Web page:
Instead, think about the ideal user of your startup. For our athletic supplement brand, it would be far from ideal if consumers only purchased a one-month initial supply and then never ordered again. At Postmates, we called users “whales” when they consistently ordered a certain number of times every month. We would prioritize acquiring users from channels that net us the highest quality users and as many “whales” as possible.

Here’s a simple exercise you can do to understand which acquisition channel is best for your startup:

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Risilience, a climate analytics and risk assessment platform for enterprises, raises $26M • TechCrunch

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Risilience, a SaaS-based analytics platform that helps companies assess their climate risk and plan their transition toward net-zero carbon emissions, has raised $26 million in a Series B round of funding.

The raise comes as ESG (environmental, social, and [corporate] governance) startups across the spectrum have continued to raise cash throughout the downturn, with climate-focused companies in particularly apparently faring well. According to data from Bloomberg, venture capital (VC) and private equity funding found its way into 539 deals in the third quarter of 2022, just fractionally lower than the 547 climate-related funding deals in the preceding three months.

Separately, PwC’s State of Climate Tech 2022 report found that more than a quarter of every VC dollar spent in 2022 was targeted at climate tech, totalling around $15-20 billion per quarter — a figure that’s roughly comparable with the previous year.

There is, of course, good reason why climate tech has perhaps been a little more resilient to economic headwinds than other sectors. The global climate catastrophe is somewhere near the top of the agenda in many political and business spheres, with pressure mounting on corporations to address their carbon emissions and do their bit to counter their impact on climate change. And capturing the right kind of data and generating insights is central to this.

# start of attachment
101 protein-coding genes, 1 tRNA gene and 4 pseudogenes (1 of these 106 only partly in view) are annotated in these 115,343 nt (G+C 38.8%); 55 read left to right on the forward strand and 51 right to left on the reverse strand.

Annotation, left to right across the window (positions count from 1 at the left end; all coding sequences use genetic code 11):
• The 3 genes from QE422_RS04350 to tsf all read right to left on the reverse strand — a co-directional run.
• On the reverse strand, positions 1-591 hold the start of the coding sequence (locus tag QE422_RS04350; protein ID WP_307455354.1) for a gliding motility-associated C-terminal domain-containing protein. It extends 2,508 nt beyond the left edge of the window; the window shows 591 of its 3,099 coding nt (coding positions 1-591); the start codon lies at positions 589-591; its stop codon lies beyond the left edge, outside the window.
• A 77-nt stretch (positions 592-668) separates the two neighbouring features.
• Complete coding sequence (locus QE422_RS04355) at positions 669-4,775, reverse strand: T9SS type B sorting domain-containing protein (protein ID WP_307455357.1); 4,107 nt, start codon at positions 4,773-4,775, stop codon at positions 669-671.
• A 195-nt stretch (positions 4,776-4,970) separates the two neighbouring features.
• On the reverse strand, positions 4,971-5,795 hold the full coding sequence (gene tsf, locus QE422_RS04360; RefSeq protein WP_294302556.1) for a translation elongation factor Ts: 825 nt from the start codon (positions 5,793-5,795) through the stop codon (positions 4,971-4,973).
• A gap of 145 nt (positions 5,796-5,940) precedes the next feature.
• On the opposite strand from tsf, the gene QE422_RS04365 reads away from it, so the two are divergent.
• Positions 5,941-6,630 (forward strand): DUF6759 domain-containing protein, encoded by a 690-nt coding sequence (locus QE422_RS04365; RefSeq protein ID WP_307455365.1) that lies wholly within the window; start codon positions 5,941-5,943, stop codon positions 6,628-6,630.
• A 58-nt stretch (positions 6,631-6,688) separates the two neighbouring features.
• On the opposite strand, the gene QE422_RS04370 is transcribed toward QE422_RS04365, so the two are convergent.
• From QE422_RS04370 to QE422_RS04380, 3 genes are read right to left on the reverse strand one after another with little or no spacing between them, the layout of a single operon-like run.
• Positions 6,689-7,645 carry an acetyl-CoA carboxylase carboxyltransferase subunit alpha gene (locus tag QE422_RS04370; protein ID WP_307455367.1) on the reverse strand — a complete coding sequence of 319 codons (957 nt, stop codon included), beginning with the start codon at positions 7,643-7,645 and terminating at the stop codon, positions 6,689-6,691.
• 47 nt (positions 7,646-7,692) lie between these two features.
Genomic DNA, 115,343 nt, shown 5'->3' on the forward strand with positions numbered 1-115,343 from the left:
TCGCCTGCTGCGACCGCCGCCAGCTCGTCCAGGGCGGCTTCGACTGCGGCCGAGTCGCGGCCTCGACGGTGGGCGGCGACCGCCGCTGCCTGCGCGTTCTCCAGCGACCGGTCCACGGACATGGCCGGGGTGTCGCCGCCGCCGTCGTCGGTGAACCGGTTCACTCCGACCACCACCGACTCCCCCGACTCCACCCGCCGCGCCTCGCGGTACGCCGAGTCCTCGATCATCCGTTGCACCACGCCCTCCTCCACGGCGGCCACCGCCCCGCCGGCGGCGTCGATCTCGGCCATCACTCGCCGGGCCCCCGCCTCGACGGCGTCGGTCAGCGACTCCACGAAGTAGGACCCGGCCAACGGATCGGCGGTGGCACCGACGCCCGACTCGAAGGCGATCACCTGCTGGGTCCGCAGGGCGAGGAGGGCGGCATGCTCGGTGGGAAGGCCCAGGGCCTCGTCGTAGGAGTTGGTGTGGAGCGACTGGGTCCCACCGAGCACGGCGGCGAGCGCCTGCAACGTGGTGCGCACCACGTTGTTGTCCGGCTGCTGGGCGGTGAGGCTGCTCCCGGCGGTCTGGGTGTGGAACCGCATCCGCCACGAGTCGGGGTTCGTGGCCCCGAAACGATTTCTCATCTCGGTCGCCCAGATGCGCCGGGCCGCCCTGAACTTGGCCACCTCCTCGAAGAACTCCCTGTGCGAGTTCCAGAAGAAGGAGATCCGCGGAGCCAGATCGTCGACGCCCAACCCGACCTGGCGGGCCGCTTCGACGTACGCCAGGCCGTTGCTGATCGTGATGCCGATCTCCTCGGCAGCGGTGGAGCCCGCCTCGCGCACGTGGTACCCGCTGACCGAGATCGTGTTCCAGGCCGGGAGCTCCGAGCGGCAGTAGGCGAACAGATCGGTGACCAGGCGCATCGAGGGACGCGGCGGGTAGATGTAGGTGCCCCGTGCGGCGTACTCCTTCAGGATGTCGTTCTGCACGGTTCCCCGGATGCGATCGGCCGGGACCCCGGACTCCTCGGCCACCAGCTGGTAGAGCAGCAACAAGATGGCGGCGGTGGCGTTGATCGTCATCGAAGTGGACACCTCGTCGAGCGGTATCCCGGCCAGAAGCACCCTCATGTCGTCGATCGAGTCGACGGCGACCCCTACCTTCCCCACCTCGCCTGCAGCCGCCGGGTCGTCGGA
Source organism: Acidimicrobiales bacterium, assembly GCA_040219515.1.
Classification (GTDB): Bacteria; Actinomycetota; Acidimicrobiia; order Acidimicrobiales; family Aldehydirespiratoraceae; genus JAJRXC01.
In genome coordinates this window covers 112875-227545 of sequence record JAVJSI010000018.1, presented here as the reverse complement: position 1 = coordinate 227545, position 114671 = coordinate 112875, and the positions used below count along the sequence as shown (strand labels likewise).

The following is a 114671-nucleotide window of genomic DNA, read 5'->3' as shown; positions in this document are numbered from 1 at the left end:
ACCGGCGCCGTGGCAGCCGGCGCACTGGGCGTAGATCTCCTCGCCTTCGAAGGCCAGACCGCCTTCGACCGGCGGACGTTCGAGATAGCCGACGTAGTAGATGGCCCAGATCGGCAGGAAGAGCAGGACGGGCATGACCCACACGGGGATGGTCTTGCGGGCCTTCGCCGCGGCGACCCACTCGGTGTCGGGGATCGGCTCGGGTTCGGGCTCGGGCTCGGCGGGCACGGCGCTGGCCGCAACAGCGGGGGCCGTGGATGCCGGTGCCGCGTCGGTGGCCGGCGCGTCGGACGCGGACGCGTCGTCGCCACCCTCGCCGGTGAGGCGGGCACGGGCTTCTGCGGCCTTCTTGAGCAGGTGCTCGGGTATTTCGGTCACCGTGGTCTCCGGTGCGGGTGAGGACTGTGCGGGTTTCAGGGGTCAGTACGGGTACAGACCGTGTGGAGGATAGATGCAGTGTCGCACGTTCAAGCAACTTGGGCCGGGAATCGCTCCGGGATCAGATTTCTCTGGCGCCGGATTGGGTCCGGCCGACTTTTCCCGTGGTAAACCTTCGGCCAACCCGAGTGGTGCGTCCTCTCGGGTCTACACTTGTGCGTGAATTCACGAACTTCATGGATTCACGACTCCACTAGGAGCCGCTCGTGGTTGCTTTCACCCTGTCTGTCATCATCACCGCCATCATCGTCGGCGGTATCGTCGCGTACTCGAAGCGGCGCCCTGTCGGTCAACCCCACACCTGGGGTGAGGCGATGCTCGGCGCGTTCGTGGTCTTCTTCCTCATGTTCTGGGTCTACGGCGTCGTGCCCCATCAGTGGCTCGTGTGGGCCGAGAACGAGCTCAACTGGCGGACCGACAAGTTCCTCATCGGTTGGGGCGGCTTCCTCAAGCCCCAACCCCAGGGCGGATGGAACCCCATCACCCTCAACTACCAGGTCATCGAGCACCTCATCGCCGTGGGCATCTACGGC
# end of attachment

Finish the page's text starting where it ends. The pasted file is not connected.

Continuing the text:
“Organisations are struggling to understand and quantify how climate risk affects their business financially, and plan their way to net-zero,” Rislience CEO Dr. Andrew Coburn explained to TechCrunch. “As we move to a low-carbon economy, businesses are faced with near-term transition risks, such as regulatory change and climate-related litigation; and long-term physical risks, like the floods and weather events.”

Digital twins

Risilience, in a nutshell, promises to enable companies to “turn data into actionable insights,” and measure the (potential) impact of climate-related risks to their business. For example, the company has built “digital twin” technology that allows companies to connect their own internal systems and databases to visualize and “stress-test” the impact of myriad “risks,” which in addition to weather events may include growing regulations, litigation, and even evolving customer sentiment.

By way of example, the U.S. Securities and Exchange Commission (SEC) has proposed new rules that would require companies to report on any risks to their business related to climate change when filing updates for investors.

“Large organisations face a lot of challenges when it comes to disclosing their impact on the environment,” Rislience CEO Dr. Andrew Coburn explained to TechCrunch. “With the threat of greenwashing, and increasing pressure from investors, reporting needs to be highly accurate but, with increasing regulatory pressures on businesses to disclose this information, they need to act fast.”

Ultimately, Risilience is all about helping companies move toward lower-carbon operations while minimizing the impact on profitability, and at the same time allowing them to report accurately to all stakeholders.

“Another common problem is that net-zero pledges are made with no detailed plan for how to get there,” Coburn added. “Risilience provides the crucial insight required in forming this plan that updates based on the ever-changing landscape organisations are facing.”

Risilience in action Image Credits: Risilience

Spun out of the University of Cambridge’s Centre for Risk Studies (CCRS) back in 2021, Risilience says it has already amassed a number of high-profile enterprise customers, including Nestlé, Maersk, EasyJet, Burberry, and Tesco.

Prior to now, Risilience had raised £6 million ($7.4 million) in a Series A round back in 2021, and with another $26 million in the bank, the company said that it use the fresh cash injection to drive international growth with a particular focus on the U.S. market.

Risilience’s Series B round was led by Quantum Innovation Fund, with participation from IQ Capital and National Grid Partners.